Quantifying the socioeconomic benefits of satellite data applications at different decision-making scales
National and international organizations are placing greater emphasis on the societal and economic benefits that are derived from applications of satellite data, yet improvements are needed to connect the decision processes that produce actions with direct societal benefits. In addition, the benefits that arise from the use of satellite data are associated with decision contexts at different scales, e.g., decisions made by federal government agencies, state government agencies, organizations, and individuals. In this presentation, we describe results from four rigorous impact assessments that quantify the socioeconomic benefits of satellite data applications at different decision-making scales. To represent the value of satellite data applications for decision making in federal and state government agencies, we present new results from two impact assessments recently completed by the Consortium for the Valuation of Applications Benefits Linked with Earth Science (VALUABLES), a cooperative agreement between Resources for the Future (RFF) and the National Aeronautics and Space Administration (NASA). The first assessment quantifies the human health benefits of using satellite data to enforce uniform compliance under the National Ambient Air Quality Standards (NAAQS), while the second assessment quantifies the human health benefits of using satellite data to monitor harmful algal blooms in recreational freshwater lakes. In addition, we summarize results from two existing studies in the literature that quantify the benefits of satellite data applications for decision making at a smaller scale by private firms and individuals. The first assessment (Nagaraj 2017) characterizes innovation in the gold mining sector with and without Landsat information, while the second assessment (Morrison et al. 2017) estimates the value of a frost prediction tool for tea farmers in Kenya.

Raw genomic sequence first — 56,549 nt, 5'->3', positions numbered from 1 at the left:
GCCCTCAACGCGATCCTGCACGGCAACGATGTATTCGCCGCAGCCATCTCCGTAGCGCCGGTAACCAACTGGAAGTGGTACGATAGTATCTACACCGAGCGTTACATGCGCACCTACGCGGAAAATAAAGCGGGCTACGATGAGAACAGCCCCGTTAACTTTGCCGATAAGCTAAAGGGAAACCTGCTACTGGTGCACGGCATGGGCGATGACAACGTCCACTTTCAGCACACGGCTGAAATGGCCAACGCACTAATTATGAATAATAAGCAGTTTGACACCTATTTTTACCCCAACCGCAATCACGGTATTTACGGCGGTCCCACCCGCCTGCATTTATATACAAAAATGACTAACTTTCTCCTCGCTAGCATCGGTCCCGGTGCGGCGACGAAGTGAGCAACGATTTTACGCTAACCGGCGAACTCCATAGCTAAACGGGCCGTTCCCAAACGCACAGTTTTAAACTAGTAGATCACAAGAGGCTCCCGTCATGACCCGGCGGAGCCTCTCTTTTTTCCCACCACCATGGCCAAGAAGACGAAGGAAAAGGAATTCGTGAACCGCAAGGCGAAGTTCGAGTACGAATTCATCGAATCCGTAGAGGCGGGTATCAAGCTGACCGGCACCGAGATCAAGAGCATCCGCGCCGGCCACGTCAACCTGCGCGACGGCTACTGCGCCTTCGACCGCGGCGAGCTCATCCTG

AGU Fall Meeting Abstracts
- Pub Date:
- December 2018
- 0480 Remote sensing;
- BIOGEOSCIENCESDE: 1640 Remote sensing;
- GLOBAL CHANGE